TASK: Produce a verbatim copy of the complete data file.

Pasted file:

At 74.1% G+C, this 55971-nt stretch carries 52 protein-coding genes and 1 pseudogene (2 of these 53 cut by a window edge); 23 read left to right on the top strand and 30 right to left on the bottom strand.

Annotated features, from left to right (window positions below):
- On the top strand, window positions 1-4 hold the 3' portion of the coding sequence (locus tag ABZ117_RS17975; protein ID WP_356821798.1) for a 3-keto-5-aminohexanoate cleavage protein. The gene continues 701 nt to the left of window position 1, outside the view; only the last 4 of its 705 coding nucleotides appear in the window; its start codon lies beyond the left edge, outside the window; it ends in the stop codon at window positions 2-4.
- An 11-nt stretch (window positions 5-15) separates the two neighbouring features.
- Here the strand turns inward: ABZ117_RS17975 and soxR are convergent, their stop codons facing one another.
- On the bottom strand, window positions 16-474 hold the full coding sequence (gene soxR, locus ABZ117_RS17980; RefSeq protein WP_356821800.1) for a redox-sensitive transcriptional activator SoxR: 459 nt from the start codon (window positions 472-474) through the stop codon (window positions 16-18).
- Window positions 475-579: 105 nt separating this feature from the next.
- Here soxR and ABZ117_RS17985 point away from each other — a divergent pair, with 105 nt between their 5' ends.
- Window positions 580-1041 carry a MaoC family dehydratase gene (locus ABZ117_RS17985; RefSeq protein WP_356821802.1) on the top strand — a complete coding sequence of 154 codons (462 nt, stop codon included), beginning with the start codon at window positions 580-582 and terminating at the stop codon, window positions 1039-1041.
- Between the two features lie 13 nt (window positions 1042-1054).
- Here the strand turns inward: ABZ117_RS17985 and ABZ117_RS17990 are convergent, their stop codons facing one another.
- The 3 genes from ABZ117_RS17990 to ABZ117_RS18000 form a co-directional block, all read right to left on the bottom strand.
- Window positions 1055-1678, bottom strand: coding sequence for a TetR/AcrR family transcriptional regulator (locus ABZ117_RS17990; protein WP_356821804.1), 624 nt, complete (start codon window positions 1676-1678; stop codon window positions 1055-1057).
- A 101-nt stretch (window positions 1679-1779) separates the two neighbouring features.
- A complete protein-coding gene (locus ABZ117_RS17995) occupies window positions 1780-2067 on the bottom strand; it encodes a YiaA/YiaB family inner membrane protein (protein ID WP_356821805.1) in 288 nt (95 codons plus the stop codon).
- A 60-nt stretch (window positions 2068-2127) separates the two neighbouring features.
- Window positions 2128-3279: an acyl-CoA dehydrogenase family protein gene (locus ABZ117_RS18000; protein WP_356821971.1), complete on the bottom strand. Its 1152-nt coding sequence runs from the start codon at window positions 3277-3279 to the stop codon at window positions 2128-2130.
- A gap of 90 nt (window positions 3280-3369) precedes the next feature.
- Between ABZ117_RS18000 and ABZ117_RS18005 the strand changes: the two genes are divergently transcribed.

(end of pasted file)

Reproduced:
At 74.1% G+C, this 55971-nt stretch carries 52 protein-coding genes and 1 pseudogene (2 of these 53 cut by a window edge); 23 read left to right on the top strand and 30 right to left on the bottom strand.

Annotated features, from left to right (window positions below):
- On the top strand, window positions 1-4 hold the 3' portion of the coding sequence (locus tag ABZ117_RS17975; protein ID WP_356821798.1) for a 3-keto-5-aminohexanoate cleavage protein. The gene continues 701 nt to the left of window position 1, outside the view; only the last 4 of its 705 coding nucleotides appear in the window; its start codon lies beyond the left edge, outside the window; it ends in the stop codon at window positions 2-4.
- An 11-nt stretch (window positions 5-15) separates the two neighbouring features.
- Here the strand turns inward: ABZ117_RS17975 and soxR are convergent, their stop codons facing one another.
- On the bottom strand, window positions 16-474 hold the full coding sequence (gene soxR, locus ABZ117_RS17980; RefSeq protein WP_356821800.1) for a redox-sensitive transcriptional activator SoxR: 459 nt from the start codon (window positions 472-474) through the stop codon (window positions 16-18).
- Window positions 475-579: 105 nt separating this feature from the next.
- Here soxR and ABZ117_RS17985 point away from each other — a divergent pair, with 105 nt between their 5' ends.
- Window positions 580-1041 carry a MaoC family dehydratase gene (locus ABZ117_RS17985; RefSeq protein WP_356821802.1) on the top strand — a complete coding sequence of 154 codons (462 nt, stop codon included), beginning with the start codon at window positions 580-582 and terminating at the stop codon, window positions 1039-1041.
- Between the two features lie 13 nt (window positions 1042-1054).
- Here the strand turns inward: ABZ117_RS17985 and ABZ117_RS17990 are convergent, their stop codons facing one another.
- The 3 genes from ABZ117_RS17990 to ABZ117_RS18000 form a co-directional block, all read right to left on the bottom strand.
- Window positions 1055-1678, bottom strand: coding sequence for a TetR/AcrR family transcriptional regulator (locus ABZ117_RS17990; protein WP_356821804.1), 624 nt, complete (start codon window positions 1676-1678; stop codon window positions 1055-1057).
- A 101-nt stretch (window positions 1679-1779) separates the two neighbouring features.
- A complete protein-coding gene (locus ABZ117_RS17995) occupies window positions 1780-2067 on the bottom strand; it encodes a YiaA/YiaB family inner membrane protein (protein ID WP_356821805.1) in 288 nt (95 codons plus the stop codon).
- A 60-nt stretch (window positions 2068-2127) separates the two neighbouring features.
- Window positions 2128-3279: an acyl-CoA dehydrogenase family protein gene (locus ABZ117_RS18000; protein WP_356821971.1), complete on the bottom strand. Its 1152-nt coding sequence runs from the start codon at window positions 3277-3279 to the stop codon at window positions 2128-2130.
- A gap of 90 nt (window positions 3280-3369) precedes the next feature.
- Between ABZ117_RS18000 and ABZ117_RS18005 the strand changes: the two genes are divergently transcribed.